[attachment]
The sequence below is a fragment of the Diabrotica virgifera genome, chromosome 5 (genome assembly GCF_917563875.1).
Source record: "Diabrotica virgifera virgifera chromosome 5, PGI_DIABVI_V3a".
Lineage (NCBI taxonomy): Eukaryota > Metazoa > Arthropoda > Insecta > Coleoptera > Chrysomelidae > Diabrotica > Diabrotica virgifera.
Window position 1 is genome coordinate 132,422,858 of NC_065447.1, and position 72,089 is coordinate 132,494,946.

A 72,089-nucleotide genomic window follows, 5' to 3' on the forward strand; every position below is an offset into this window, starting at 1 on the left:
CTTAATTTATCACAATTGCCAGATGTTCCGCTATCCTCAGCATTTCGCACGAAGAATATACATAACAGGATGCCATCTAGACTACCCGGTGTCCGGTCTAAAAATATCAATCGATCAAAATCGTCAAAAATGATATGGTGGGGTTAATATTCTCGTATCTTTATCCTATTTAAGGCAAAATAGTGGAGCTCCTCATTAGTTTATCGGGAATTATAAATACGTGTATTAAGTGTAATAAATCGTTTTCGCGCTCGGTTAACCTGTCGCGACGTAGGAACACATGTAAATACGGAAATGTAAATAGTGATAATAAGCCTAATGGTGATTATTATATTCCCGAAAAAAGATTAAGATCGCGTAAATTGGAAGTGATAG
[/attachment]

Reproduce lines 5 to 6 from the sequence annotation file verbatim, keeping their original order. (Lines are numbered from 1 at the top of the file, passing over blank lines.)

A 72,089-nucleotide genomic window follows, 5' to 3' on the forward strand; every position below is an offset into this window, starting at 1 on the left:
CTTAATTTATCACAATTGCCAGATGTTCCGCTATCCTCAGCATTTCGCACGAAGAATATACATAACAGGATGCCATCTAGACTACCCGGTGTCCGGTCTAAAAATATCAATCGATCAAAATCGTCAAAAATGATATGGTGGGGTTAATATTCTCGTATCTTTATCCTATTTAAGGCAAAATAGTGGAGCTCCTCATTAGTTTATCGGGAATTATAAATACGTGTATTAAGTGTAATAAATCGTTTTCGCGCTCGGTTAACCTGTCGCGACGTAGGAACACATGTAAATACGGAAATGTAAATAGTGATAATAAGCCTAATGGTGATTATTATATTCCCGAAAAAAGATTAAGATCGCGTAAATTGGAAGTGATAG